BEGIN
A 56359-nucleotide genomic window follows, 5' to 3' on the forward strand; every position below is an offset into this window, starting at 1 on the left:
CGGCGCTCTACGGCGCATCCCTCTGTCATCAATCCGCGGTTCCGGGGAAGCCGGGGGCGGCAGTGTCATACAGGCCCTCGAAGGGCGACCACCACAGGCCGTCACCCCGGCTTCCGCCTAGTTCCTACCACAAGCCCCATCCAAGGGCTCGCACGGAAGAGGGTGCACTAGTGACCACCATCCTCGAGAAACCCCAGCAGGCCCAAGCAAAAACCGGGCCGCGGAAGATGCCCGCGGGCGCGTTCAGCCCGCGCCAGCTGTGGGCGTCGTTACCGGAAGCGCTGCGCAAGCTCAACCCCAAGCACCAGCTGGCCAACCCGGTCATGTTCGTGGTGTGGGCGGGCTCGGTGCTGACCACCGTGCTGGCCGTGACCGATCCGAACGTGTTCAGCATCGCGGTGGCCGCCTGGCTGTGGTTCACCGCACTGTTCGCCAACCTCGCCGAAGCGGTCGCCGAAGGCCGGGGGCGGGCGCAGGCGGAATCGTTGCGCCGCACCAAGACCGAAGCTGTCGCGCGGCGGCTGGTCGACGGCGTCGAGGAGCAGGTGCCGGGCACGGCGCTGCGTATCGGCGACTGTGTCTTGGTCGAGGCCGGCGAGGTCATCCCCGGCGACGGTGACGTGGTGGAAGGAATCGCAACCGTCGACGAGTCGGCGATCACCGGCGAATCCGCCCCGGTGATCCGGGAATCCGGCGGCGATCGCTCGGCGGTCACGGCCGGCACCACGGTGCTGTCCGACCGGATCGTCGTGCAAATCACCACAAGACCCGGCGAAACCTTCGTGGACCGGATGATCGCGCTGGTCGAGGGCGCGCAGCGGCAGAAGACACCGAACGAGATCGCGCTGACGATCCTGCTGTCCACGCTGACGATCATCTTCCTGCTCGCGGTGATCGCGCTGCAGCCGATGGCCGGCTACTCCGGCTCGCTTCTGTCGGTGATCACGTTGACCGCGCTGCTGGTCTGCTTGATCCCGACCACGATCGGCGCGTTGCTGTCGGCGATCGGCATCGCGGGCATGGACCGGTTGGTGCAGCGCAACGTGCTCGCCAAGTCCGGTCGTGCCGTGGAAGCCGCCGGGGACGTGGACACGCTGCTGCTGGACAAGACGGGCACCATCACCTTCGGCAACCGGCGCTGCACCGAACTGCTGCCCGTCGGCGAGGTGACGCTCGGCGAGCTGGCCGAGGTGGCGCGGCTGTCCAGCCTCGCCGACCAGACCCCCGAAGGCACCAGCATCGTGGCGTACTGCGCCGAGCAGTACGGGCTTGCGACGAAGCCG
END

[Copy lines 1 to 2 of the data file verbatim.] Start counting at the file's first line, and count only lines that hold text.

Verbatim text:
A 56359-nucleotide genomic window follows, 5' to 3' on the forward strand; every position below is an offset into this window, starting at 1 on the left:
CGGCGCTCTACGGCGCATCCCTCTGTCATCAATCCGCGGTTCCGGGGAAGCCGGGGGCGGCAGTGTCATACAGGCCCTCGAAGGGCGACCACCACAGGCCGTCACCCCGGCTTCCGCCTAGTTCCTACCACAAGCCCCATCCAAGGGCTCGCACGGAAGAGGGTGCACTAGTGACCACCATCCTCGAGAAACCCCAGCAGGCCCAAGCAAAAACCGGGCCGCGGAAGATGCCCGCGGGCGCGTTCAGCCCGCGCCAGCTGTGGGCGTCGTTACCGGAAGCGCTGCGCAAGCTCAACCCCAAGCACCAGCTGGCCAACCCGGTCATGTTCGTGGTGTGGGCGGGCTCGGTGCTGACCACCGTGCTGGCCGTGACCGATCCGAACGTGTTCAGCATCGCGGTGGCCGCCTGGCTGTGGTTCACCGCACTGTTCGCCAACCTCGCCGAAGCGGTCGCCGAAGGCCGGGGGCGGGCGCAGGCGGAATCGTTGCGCCGCACCAAGACCGAAGCTGTCGCGCGGCGGCTGGTCGACGGCGTCGAGGAGCAGGTGCCGGGCACGGCGCTGCGTATCGGCGACTGTGTCTTGGTCGAGGCCGGCGAGGTCATCCCCGGCGACGGTGACGTGGTGGAAGGAATCGCAACCGTCGACGAGTCGGCGATCACCGGCGAATCCGCCCCGGTGATCCGGGAATCCGGCGGCGATCGCTCGGCGGTCACGGCCGGCACCACGGTGCTGTCCGACCGGATCGTCGTGCAAATCACCACAAGACCCGGCGAAACCTTCGTGGACCGGATGATCGCGCTGGTCGAGGGCGCGCAGCGGCAGAAGACACCGAACGAGATCGCGCTGACGATCCTGCTGTCCACGCTGACGATCATCTTCCTGCTCGCGGTGATCGCGCTGCAGCCGATGGCCGGCTACTCCGGCTCGCTTCTGTCGGTGATCACGTTGACCGCGCTGCTGGTCTGCTTGATCCCGACCACGATCGGCGCGTTGCTGTCGGCGATCGGCATCGCGGGCATGGACCGGTTGGTGCAGCGCAACGTGCTCGCCAAGTCCGGTCGTGCCGTGGAAGCCGCCGGGGACGTGGACACGCTGCTGCTGGACAAGACGGGCACCATCACCTTCGGCAACCGGCGCTGCACCGAACTGCTGCCCGTCGGCGAGGTGACGCTCGGCGAGCTGGCCGAGGTGGCGCGGCTGTCCAGCCTCGCCGACCAGACCCCCGAAGGCACCAGCATCGTGGCGTACTGCGCCGAGCAGTACGGGCTTGCGACGAAGCCG